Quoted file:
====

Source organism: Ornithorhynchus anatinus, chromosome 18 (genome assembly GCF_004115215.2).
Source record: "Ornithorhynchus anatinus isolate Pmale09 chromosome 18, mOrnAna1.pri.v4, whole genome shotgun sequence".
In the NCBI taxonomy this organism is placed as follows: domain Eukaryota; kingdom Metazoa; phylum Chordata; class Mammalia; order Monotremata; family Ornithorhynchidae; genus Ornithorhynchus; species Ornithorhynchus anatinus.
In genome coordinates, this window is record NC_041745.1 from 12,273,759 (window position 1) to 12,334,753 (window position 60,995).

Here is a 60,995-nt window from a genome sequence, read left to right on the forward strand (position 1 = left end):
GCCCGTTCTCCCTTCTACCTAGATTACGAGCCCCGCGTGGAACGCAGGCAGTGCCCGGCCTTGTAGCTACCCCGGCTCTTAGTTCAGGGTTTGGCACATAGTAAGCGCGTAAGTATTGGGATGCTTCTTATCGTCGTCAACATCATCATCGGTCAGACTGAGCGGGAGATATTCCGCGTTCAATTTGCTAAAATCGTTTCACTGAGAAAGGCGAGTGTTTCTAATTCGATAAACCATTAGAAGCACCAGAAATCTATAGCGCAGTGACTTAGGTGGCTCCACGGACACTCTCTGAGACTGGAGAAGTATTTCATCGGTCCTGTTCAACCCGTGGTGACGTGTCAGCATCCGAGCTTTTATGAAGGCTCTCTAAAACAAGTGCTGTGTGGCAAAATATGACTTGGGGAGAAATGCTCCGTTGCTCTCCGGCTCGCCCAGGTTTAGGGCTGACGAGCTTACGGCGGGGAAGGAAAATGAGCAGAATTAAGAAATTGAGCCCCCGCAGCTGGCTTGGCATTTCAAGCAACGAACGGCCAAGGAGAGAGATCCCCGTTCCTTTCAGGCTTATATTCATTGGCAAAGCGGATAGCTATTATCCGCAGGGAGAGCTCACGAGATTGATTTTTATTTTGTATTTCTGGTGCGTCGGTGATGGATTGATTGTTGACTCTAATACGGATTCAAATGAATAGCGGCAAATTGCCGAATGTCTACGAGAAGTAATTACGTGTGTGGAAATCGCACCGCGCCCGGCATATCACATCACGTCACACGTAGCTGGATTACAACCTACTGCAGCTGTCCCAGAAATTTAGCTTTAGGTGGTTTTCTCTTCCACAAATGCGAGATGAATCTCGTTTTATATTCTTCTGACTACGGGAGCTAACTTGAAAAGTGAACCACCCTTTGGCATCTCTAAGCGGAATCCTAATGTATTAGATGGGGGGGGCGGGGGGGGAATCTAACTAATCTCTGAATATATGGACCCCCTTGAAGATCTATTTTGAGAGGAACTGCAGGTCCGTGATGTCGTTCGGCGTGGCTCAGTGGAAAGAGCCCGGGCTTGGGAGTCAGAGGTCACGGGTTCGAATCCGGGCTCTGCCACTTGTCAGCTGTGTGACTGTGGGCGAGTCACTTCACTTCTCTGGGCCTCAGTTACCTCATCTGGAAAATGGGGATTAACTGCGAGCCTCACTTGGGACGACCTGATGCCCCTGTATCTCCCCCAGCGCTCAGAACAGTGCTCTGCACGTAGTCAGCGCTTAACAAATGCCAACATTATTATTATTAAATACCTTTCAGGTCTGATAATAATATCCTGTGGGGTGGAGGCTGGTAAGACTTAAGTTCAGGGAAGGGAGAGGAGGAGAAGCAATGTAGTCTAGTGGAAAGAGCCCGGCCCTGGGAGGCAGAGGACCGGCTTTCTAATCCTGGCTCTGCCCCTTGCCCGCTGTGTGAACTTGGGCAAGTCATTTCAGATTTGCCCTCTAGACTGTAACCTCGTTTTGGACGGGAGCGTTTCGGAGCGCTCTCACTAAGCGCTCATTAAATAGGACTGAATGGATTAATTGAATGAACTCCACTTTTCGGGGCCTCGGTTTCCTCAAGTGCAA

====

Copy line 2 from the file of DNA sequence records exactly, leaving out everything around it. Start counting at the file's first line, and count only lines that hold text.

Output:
Source record: "Ornithorhynchus anatinus isolate Pmale09 chromosome 18, mOrnAna1.pri.v4, whole genome shotgun sequence".